Caramel Cake with Caramel Icing Recipe
Have you ever made a Caramel Cake with Caramel Icing recipe? It’s a classic Southern treat! But instead of a layer cake, I made it into a thin sheet cake. Less time baking, more time eating, I say! It’s really easy to put together. Originally posted August 1, 2018.
The other day I walked into the kitchen to find my 1-year-old baby Valentine standing on a chair by the kitchen counter, eating an entire stick of BUTTER. Such are the risks of softening butter on the counter in this house.
I snapped this picture literally minutes after I had finished giving her a bath to clean up her adventures in the toilet. She rewarded me with butter hair. These kids! It’s a good thing she’s so cute.
Caramel Cake…sheet cake?
I’ve been a little obsessed with sheet cake lately. I posted the recipe for The Only Texas Sheet Cake You’ll Ever Need just a few weeks ago, after testing it 3 times. And then I moved straight into the caramel version. (Side note, do you pronounce it car-mel, or care-uh-mel? I grew up saying car-mel, but in the past few years for some reason switched to care-uh-mel, and now I feel like a pretentious food snob every time I say it. The truth comes out!!)
Southern Caramel Cake wannabe
What I really wanted was Caramel Cake, the Southern kind with layers, but without all the fuss of actual, well, layers. The cake part of a traditional Southern Caramel Cake is not actually caramel-flavored; it’s a yellow or white cake that’s there to soak up all the caramel icing goodness. The cake part of today’s recipe, though, actually tastes caramel-y because we’re using 2 cups of brown sugar. And we’re throwing it into a sheet pan to bake so that it’s done in 20 minutes!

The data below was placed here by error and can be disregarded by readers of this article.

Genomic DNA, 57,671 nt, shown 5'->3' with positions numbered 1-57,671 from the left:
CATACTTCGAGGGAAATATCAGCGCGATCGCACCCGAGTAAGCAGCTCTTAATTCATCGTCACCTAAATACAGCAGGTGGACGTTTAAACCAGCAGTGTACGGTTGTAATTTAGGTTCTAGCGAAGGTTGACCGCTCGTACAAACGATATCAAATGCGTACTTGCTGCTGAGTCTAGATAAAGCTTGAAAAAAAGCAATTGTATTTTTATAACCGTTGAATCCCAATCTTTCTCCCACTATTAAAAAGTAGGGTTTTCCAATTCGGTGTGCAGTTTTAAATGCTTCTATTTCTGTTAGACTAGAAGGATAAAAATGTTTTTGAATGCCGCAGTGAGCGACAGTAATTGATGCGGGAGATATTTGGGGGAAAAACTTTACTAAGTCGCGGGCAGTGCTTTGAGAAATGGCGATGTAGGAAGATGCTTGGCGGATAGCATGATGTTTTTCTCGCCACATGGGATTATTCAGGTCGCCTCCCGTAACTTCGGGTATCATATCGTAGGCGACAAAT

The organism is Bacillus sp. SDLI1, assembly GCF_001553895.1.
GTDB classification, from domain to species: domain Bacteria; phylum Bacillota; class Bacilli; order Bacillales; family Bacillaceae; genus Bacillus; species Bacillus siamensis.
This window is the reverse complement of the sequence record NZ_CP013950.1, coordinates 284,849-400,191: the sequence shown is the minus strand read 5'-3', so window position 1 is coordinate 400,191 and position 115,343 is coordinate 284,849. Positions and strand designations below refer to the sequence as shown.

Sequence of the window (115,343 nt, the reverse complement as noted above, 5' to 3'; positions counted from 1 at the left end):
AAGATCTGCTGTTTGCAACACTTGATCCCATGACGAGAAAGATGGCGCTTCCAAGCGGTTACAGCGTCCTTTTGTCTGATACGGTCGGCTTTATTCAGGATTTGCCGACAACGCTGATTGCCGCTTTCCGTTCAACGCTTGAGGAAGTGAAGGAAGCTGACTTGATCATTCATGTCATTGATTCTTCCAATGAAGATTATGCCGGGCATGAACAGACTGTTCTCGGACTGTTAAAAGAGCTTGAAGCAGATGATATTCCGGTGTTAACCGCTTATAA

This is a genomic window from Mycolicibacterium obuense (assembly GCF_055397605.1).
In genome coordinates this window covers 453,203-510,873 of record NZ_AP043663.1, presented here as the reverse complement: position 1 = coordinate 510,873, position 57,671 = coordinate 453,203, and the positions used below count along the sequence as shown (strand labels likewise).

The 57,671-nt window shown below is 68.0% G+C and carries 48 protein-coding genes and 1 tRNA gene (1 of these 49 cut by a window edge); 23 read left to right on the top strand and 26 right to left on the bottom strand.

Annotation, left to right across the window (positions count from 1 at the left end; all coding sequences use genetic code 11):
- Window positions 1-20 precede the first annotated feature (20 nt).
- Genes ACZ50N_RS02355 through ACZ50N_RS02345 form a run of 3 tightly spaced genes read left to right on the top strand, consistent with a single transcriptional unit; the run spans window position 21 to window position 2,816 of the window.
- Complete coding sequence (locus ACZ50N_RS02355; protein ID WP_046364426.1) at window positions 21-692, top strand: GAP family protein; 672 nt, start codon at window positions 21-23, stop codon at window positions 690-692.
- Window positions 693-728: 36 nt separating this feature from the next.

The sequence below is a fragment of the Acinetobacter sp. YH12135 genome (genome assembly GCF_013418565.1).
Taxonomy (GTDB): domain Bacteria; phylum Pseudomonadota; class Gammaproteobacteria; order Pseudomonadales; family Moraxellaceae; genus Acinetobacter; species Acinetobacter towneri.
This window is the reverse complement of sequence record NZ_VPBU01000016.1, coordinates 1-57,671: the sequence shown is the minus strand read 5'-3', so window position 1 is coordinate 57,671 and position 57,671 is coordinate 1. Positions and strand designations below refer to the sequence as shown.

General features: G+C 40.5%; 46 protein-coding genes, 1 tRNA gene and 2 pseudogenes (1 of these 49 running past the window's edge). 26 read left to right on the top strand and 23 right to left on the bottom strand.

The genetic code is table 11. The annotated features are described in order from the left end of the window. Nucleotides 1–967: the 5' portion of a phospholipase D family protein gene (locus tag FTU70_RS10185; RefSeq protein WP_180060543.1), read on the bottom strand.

Caramel Cake Ingredients
Here is everything you need. So easy!
- Salted butter
- Brown sugar
- Evaporated milk
- Baking soda
- Sour cream
- Large eggs
How To Make Caramel Cake
This cake recipe is soooo simple. Kind of the opposite of real Caramel Cake, ha. Here’s a basic overview and I’ll give you some more details and photos below!
- Melt butter and water in a pot, add a heck ton of brown sugar, then vanilla.
- Add flour, salt, and baking soda.
- Whisk together the eggs and sour cream separately then add to the batter.
- Bake 20 minutes! That’s it!
What size pan should I use to bake caramel sheet cake?
I like this cake best in an 18×13 inch half sheet pan (thinner cake means a higher frosting ratio!) but you’ve got options for sheet cake. Be sure to adjust the bake time according to the pan size you select. Cooking times will always vary because everyone’s oven is different.
How To Make Caramel Frosting
And now for the icing. Legit, from scratch, pour-straight-up-dry-sugar-into-a-pan caramel icing takes like an hour to make, stirring a pot the whole time. Noooo thank you. I’m all about the brown sugar shortcuts. Bless you, brown sugar. Here’s a quick overview!